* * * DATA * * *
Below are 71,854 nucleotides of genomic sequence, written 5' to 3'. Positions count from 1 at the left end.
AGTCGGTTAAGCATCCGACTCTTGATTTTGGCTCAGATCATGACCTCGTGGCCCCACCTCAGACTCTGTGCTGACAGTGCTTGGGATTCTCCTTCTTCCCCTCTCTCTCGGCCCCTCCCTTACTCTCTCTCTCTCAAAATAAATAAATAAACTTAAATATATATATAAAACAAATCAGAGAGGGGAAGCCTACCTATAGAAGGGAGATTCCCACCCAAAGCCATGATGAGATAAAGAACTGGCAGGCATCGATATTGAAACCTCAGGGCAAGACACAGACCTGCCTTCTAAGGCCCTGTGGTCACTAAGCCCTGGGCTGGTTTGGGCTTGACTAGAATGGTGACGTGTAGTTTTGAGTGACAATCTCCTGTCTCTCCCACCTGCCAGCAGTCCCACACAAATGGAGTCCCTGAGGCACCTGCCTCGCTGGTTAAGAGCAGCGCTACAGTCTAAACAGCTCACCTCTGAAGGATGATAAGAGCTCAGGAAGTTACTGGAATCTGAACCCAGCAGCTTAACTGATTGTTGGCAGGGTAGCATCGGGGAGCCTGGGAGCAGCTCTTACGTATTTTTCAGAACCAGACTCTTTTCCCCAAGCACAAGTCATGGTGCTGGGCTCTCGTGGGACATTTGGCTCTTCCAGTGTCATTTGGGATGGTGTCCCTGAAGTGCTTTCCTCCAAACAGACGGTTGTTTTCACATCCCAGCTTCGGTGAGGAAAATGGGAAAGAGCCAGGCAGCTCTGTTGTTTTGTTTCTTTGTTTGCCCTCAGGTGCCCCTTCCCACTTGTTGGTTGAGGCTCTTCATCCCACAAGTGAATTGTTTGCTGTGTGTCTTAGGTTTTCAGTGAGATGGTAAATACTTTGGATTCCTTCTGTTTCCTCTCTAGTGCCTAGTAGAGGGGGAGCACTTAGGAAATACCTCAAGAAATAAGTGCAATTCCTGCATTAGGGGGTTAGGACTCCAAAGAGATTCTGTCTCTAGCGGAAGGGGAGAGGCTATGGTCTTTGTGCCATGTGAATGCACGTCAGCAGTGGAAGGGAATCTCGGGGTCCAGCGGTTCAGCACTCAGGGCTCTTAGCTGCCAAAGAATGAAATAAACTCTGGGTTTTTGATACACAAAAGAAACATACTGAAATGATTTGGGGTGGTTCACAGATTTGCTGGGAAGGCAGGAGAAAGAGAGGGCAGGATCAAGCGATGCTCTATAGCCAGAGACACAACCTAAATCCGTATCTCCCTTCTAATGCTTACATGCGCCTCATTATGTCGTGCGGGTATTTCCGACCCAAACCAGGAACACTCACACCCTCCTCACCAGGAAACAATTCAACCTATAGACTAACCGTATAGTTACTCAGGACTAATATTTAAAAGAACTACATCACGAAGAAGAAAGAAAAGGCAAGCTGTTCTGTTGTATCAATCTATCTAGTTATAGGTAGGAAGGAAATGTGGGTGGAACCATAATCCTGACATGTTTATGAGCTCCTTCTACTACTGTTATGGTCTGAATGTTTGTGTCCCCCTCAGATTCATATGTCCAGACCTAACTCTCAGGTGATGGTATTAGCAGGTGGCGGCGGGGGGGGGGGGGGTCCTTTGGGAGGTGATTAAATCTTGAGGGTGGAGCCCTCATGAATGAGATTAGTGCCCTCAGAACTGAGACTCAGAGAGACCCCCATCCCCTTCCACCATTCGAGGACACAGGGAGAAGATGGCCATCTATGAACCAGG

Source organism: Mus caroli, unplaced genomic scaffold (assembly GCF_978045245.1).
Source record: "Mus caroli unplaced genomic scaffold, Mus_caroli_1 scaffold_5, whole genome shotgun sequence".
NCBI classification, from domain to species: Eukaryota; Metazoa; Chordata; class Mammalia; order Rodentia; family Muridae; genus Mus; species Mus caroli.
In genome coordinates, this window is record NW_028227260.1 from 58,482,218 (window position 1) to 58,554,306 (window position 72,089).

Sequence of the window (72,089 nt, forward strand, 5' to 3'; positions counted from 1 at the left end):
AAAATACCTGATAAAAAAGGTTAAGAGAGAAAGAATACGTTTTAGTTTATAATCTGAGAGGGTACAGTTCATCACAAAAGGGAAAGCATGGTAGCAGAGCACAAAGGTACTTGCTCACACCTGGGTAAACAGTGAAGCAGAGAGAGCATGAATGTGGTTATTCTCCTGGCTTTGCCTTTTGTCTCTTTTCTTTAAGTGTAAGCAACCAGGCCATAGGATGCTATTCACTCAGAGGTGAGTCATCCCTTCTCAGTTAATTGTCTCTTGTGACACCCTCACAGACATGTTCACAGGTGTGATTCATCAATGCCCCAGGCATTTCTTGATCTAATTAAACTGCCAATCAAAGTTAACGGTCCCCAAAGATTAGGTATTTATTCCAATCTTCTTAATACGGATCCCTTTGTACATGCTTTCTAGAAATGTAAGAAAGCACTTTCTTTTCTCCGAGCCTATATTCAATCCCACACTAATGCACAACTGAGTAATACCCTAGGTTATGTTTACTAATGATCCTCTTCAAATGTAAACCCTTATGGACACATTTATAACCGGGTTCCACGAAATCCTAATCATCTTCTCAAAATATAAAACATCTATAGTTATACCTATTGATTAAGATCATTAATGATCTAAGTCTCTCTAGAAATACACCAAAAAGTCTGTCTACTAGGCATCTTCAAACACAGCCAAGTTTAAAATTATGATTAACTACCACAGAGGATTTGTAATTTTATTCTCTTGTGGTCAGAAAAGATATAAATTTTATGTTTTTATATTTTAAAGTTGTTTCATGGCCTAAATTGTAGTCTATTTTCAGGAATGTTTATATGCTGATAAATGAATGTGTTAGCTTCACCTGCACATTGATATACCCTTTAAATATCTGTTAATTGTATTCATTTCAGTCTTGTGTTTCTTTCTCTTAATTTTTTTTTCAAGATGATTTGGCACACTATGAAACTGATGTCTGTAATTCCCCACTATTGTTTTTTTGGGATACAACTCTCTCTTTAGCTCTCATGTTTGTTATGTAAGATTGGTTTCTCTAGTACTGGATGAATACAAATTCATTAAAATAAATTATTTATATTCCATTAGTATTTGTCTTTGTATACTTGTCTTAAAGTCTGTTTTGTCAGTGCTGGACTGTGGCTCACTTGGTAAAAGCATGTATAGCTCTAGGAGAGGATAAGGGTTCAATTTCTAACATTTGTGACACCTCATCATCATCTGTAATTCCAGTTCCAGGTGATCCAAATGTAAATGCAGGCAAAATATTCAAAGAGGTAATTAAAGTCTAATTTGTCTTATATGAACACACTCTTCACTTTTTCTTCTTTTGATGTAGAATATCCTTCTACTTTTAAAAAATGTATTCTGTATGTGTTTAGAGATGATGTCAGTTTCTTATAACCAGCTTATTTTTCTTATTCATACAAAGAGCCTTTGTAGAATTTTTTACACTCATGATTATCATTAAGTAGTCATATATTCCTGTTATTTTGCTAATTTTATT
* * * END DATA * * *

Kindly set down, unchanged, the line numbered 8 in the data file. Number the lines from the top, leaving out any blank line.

AAAATACCTGATAAAAAAGGTTAAGAGAGAAAGAATACGTTTTAGTTTATAATCTGAGAGGGTACAGTTCATCACAAAAGGGAAAGCATGGTAGCAGAGCACAAAGGTACTTGCTCACACCTGGGTAAACAGTGAAGCAGAGAGAGCATGAATGTGGTTATTCTCCTGGCTTTGCCTTTTGTCTCTTTTCTTTAAGTGTAAGCAACCAGGCCATAGGATGCTATTCACTCAGAGGTGAGTCATCCCTTCTCAGTTAATTGTCTCTTGTGACACCCTCACAGACATGTTCACAGGTGTGATTCATCAATGCCCCAGGCATTTCTTGATCTAATTAAACTGCCAATCAAAGTTAACGGTCCCCAAAGATTAGGTATTTATTCCAATCTTCTTAATACGGATCCCTTTGTACATGCTTTCTAGAAATGTAAGAAAGCACTTTCTTTTCTCCGAGCCTATATTCAATCCCACACTAATGCACAACTGAGTAATACCCTAGGTTATGTTTACTAATGATCCTCTTCAAATGTAAACCCTTATGGACACATTTATAACCGGGTTCCACGAAATCCTAATCATCTTCTCAAAATATAAAACATCTATAGTTATACCTATTGATTAAGATCATTAATGATCTAAGTCTCTCTAGAAATACACCAAAAAGTCTGTCTACTAGGCATCTTCAAACACAGCCAAGTTTAAAATTATGATTAACTACCACAGAGGATTTGTAATTTTATTCTCTTGTGGTCAGAAAAGATATAAATTTTATGTTTTTATATTTTAAAGTTGTTTCATGGCCTAAATTGTAGTCTATTTTCAGGAATGTTTATATGCTGATAAATGAATGTGTTAGCTTCACCTGCACATTGATATACCCTTTAAATATCTGTTAATTGTATTCATTTCAGTCTTGTGTTTCTTTCTCTTAATTTTTTTTTCAAGATGATTTGGCACACTATGAAACTGATGTCTGTAATTCCCCACTATTGTTTTTTTGGGATACAACTCTCTCTTTAGCTCTCATGTTTGTTATGTAAGATTGGTTTCTCTAGTACTGGATGAATACAAATTCATTAAAATAAATTATTTATATTCCATTAGTATTTGTCTTTGTATACTTGTCTTAAAGTCTGTTTTGTCAGTGCTGGACTGTGGCTCACTTGGTAAAAGCATGTATAGCTCTAGGAGAGGATAAGGGTTCAATTTCTAACATTTGTGACACCTCATCATCATCTGTAATTCCAGTTCCAGGTGATCCAAATGTAAATGCAGGCAAAATATTCAAAGAGGTAATTAAAGTCTAATTTGTCTTATATGAACACACTCTTCACTTTTTCTTCTTTTGATGTAGAATATCCTTCTACTTTTAAAAAATGTATTCTGTATGTGTTTAGAGATGATGTCAGTTTCTTATAACCAGCTTATTTTTCTTATTCATACAAAGAGCCTTTGTAGAATTTTTTACACTCATGATTATCATTAAGTAGTCATATATTCCTGTTATTTTGCTAATTTTATT